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Cylindrical Bronchiectasis

Bronchiectasis is an inflammatory condition of the bronchus present in the lungs. It is caused because of a preexisting lung infection. It was first identified by Laennec in 1819. The symptoms associated with it are categorized by persistent exacerbation. There are three predominant forms of bronchiectasis - cylindrical, varicose and cystic respectively. Bronchiectasis is one of the causes associated with chronic obstructive pulmonary disease. Bronchiectasis occurs at a specific location initially and then the locus of the inflamed tissue progresses to other parts.

Bronchiectasis is caused by damage to the bronchiolar tissue. The inflammation weakens the elasticity of the respective tissue causing muscular damage and eventually weakens the bronchial walls. A scarred tissue is the evidence of its onset and this leads to conditions such as edema and secondary microbial infections which further damage the parenchymatic tissue of the bronchus. In case of cylindrical bronchiectasis the bronchus becomes enlarged because of the inflammation and appears cylindrical. It is also called tram track appearance and signet ring appearance referring to the dilation caused in the bronchus. Radiological findings of cylindrical bronchiectasis indicate that the diameter of the luminary air way becomes more than the vessels adjacent to it.

The secondary microbial infections in bronchiectasis are caused by atypical forms of Mycobacteria, Klebsiella pneumonia, Staphylococcus species predominantly aureus and also plasma. Pertussis, Respiratory syncytial and influenza viruses also cause much damage in the form of secondary infections. In some cases, aspirations have also been reported to cause bronchiectasis especially associated with food particles. In addition to these, bronchiectasis can occur because of several acquired and congenital reasons such as Young's syndrome, alpha 1 antitrypsin deficiency and allergic bronchitis associated with aspergillosis.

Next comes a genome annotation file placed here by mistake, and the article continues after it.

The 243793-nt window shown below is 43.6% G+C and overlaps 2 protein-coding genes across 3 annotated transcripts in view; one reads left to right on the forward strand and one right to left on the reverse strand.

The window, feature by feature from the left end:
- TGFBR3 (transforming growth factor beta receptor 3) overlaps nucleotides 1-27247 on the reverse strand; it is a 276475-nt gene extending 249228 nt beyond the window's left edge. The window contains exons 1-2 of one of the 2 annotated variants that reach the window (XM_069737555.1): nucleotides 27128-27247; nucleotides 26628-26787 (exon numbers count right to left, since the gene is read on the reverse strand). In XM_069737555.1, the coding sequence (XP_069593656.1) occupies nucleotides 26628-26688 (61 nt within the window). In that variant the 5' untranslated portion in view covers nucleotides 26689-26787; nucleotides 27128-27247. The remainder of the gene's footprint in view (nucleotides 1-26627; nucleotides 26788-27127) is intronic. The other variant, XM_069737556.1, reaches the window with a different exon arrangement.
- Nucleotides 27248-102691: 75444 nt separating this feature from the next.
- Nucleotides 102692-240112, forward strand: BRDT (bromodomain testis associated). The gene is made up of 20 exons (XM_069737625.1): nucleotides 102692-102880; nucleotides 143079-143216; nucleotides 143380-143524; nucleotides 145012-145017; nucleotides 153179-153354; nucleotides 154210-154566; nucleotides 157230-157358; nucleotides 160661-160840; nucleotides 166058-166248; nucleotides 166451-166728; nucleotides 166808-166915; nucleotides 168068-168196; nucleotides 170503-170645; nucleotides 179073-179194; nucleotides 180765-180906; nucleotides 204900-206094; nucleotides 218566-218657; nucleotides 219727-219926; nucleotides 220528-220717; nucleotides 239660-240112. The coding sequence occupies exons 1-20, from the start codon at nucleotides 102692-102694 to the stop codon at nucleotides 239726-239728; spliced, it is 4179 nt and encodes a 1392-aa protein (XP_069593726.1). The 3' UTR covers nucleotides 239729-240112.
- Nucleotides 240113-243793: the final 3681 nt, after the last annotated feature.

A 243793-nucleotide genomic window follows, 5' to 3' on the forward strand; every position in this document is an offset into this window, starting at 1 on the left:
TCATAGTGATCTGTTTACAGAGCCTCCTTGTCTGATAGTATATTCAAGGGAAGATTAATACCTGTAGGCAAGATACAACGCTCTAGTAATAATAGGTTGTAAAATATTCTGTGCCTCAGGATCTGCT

Diagnosis of Bronchiectasis

Many factors contribute to its occurrence which also includes lifestyle patterns such as stress and smoking. These factors damage the bronchial tissue thus leading to the onset of the obstructive disease. Patients suffering from bronchiectasis of any form suffer symptoms such as purulent cough which persists for a long time, low grade fever, weight loss in case associated with tuberculosis, edema and fatigue.

Radiology helps in identifying the type of bronchiectasis which can be clinically correlated with the associated microbial infection. Specificity of cylindrical bronchiectasis is identified by the presence of dilated bronchus (increased luminary space) with inflammation. Patient history examination is also necessary to identify congenital pulmonary abnormalities.

Treatment of Bronchiectasis

Bronchiectasis patients are treated with standard anti-inflammatory and antimicrobial regimens. The prognosis is closely associated with change of lifestyle. Complications include pneumothorax, persistent hospital acquired pneumonia, antimicrobial resistance, lung abscesses and emphysema.

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Collection of Pages - Last revised Date: April 6, 2020